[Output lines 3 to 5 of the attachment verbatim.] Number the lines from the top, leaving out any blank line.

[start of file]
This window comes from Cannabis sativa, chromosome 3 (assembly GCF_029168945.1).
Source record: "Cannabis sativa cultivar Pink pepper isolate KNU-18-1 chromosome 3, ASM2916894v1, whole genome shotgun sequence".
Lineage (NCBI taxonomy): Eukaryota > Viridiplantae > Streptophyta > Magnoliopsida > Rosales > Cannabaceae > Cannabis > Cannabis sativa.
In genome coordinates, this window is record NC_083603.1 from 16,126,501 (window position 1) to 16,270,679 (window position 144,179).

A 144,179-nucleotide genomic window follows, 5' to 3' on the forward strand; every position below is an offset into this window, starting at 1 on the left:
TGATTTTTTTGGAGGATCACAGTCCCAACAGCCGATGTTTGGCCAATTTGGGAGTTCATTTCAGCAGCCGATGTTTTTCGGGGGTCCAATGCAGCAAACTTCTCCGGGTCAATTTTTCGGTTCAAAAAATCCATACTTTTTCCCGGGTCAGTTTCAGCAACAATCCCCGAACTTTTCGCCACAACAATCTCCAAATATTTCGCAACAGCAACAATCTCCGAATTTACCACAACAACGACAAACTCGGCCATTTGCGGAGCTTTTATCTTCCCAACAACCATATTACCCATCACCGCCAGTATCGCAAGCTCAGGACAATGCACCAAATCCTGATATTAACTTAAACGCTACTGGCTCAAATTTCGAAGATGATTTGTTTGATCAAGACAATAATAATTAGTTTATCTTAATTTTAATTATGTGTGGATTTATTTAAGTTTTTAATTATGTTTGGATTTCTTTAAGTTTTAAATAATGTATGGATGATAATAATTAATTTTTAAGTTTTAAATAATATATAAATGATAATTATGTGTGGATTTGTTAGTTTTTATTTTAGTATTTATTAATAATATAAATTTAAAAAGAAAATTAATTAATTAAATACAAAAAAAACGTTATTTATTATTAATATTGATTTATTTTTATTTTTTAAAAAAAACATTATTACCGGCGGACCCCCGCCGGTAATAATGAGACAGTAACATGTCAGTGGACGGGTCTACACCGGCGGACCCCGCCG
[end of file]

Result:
Lineage (NCBI taxonomy): Eukaryota > Viridiplantae > Streptophyta > Magnoliopsida > Rosales > Cannabaceae > Cannabis > Cannabis sativa.
In genome coordinates, this window is record NC_083603.1 from 16,126,501 (window position 1) to 16,270,679 (window position 144,179).

A 144,179-nucleotide genomic window follows, 5' to 3' on the forward strand; every position below is an offset into this window, starting at 1 on the left: